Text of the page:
Great carbon footprint conversation from NYTM:
Does anyone at Meetup or here have an idea of what the carbon footprint is for Meetup.
As Programmers do you try and make your clients aware about the carbon footprint of their websites and what options they have to lower it. I would say that if programmers design their code effectively they could make an impact on lowering the energy consumed by the servers in terms of lowering CPU cycles and spin cycles on the hard drives.Do any of the many developers get questions around such issues from their clients?
I was made aware of these questions at a lecture I attended recently.
In 2006 in the U.S. data centers and servers excluding client machines consumed 61Billion kWh and 55% of that energy consumed came from coal fired power plants http://is.gd/44RJF
Wonder if anyone here thinks along these lines in terms of web design and it's impact on the Environment.
Would welcome your thoughts...
Today power consumption inefficiencies is largely a hardware design problem at the data centers. Most of the gains to be had can be realized in areas outside of software. What people discuss on the internet is all new best of breed technologies that only a few large players are doing. I don’t necessarily agree with Steve that you need massive scale of Google/Microsoft to gain some efficiency (even today). As in any industry, scale will always let you exploit market efficiencies and this is the case for those big players. If you do not have massive scale there are still some things that can be done. I do agree that if you are a small shop it is mainly a hardware problem for you but even there you can do interesting things. Think shutting down VMs and client machines during night and powering on in the morning – everyone can do this today – but hey, where would the cool screensaver aquarium fish swim?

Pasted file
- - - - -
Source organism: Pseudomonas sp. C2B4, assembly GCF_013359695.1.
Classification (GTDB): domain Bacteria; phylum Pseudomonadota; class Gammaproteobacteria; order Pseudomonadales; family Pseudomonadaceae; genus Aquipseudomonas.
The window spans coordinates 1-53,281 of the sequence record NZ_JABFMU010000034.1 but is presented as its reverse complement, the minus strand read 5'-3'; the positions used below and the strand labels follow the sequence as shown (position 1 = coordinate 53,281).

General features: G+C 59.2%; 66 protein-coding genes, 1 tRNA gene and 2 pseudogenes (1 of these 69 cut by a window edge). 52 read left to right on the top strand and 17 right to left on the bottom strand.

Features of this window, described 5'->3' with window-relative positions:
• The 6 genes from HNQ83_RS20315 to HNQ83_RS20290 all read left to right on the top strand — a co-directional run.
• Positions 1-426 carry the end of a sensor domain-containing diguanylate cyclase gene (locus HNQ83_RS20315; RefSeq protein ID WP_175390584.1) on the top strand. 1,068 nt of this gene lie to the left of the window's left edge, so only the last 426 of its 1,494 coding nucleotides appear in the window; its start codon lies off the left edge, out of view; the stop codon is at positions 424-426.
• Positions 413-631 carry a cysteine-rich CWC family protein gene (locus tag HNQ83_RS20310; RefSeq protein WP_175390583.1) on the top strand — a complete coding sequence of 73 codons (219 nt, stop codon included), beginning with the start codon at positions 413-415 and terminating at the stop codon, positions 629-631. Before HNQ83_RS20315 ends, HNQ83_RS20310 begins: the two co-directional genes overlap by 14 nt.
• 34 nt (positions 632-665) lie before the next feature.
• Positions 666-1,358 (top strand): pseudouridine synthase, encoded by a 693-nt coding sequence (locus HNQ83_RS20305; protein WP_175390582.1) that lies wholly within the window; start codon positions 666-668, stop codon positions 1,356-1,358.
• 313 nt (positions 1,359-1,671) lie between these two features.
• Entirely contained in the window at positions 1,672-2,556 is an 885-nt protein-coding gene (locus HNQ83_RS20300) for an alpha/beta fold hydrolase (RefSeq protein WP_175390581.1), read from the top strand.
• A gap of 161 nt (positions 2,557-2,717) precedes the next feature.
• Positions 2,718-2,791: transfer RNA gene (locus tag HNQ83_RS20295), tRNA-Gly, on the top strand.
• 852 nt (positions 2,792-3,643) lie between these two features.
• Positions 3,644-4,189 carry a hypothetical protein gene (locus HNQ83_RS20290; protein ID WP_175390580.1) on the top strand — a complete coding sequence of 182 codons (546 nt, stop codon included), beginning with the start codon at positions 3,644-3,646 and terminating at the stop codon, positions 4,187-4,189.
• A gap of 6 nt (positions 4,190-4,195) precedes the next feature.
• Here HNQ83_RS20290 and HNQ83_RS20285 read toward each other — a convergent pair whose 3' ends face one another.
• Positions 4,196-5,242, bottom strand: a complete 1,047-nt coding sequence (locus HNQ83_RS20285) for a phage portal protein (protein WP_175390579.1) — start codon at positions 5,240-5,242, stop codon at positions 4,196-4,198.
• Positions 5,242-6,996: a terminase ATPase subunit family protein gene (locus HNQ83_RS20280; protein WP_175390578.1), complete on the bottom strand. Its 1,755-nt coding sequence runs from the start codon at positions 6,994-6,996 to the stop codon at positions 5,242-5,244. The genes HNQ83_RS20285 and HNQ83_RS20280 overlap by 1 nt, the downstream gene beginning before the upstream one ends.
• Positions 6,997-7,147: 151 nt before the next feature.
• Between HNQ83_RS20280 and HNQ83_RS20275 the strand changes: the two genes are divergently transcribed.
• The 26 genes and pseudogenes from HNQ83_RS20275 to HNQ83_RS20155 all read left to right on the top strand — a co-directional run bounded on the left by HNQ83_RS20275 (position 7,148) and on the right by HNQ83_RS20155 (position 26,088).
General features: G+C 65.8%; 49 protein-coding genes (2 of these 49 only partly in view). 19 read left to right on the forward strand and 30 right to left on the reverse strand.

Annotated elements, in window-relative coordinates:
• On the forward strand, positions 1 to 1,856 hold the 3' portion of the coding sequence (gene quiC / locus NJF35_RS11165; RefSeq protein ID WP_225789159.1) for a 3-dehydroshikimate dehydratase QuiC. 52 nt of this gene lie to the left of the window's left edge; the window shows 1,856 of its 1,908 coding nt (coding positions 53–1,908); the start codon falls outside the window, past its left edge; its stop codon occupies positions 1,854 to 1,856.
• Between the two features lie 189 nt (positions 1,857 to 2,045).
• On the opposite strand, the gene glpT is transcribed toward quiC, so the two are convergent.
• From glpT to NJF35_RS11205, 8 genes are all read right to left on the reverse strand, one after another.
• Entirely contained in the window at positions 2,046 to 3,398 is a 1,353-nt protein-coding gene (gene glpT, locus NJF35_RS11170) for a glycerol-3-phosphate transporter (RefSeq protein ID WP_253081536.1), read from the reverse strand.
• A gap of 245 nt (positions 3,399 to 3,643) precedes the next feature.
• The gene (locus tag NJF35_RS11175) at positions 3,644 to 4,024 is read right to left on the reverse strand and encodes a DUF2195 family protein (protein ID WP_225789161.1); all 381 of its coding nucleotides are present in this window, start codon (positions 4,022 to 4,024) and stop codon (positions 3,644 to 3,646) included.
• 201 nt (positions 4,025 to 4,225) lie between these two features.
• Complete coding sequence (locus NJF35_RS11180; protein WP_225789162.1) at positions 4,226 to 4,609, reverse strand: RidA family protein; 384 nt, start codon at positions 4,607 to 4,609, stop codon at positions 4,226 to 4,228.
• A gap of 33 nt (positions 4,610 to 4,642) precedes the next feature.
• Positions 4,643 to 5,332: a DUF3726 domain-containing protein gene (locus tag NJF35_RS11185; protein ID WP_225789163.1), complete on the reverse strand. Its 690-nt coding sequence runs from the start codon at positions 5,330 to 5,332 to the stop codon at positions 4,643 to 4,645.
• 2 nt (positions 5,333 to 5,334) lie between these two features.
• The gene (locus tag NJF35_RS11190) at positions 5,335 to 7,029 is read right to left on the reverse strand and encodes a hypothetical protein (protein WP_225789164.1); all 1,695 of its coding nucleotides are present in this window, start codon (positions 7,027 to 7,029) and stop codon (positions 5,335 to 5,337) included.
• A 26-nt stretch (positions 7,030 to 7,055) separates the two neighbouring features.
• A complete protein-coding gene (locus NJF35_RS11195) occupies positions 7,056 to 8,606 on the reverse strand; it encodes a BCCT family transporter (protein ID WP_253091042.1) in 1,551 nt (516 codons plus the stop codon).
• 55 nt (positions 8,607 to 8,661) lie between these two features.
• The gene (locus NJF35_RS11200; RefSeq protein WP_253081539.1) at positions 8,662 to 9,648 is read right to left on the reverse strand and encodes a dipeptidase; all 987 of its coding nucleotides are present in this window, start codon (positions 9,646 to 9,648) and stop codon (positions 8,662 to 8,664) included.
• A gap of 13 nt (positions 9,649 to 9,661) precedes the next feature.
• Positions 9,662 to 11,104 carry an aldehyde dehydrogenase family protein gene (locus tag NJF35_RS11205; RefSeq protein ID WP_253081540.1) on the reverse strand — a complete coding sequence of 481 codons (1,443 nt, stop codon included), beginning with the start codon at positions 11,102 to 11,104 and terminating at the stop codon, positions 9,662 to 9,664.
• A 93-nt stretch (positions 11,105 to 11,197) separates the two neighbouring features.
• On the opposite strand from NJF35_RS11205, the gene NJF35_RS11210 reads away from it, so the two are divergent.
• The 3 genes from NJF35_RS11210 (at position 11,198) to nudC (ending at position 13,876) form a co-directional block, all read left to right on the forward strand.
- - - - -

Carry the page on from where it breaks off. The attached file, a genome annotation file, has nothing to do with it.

Long term we will see some shifts in programming paradigms that address energy efficiency. The game will most likely play out as a bigger part of distributing components of a program and smarter interaction among those components. The more the system executing your workload can know about it the better it can exploit efficiencies. The push to new programming paradigms is already happening today but it is not really being positioned as energy efficient but the focus today is on scaling, dealing with failure, operations and flexibility. I think multi-core is forcing a lot of changes in this direction and the pure-virtual talk from all the cloud providers, think AWS, Azures and AppEngines are also similar in some aspects. I like to think of the DOD as an early indicator of technology shifts and you can already see their field technologies being distributed and dynamic in the direction some of the changes are going. A soldier’s backpack does some processing, a tank does some relaying, drones gather data and coordinate components. All components dynamic and tolerant of failure, working smarter together. Here the scarcity of resources has forced them to create new techniques and sooner or later everyone will realize the scarcity of some resources (cost!!).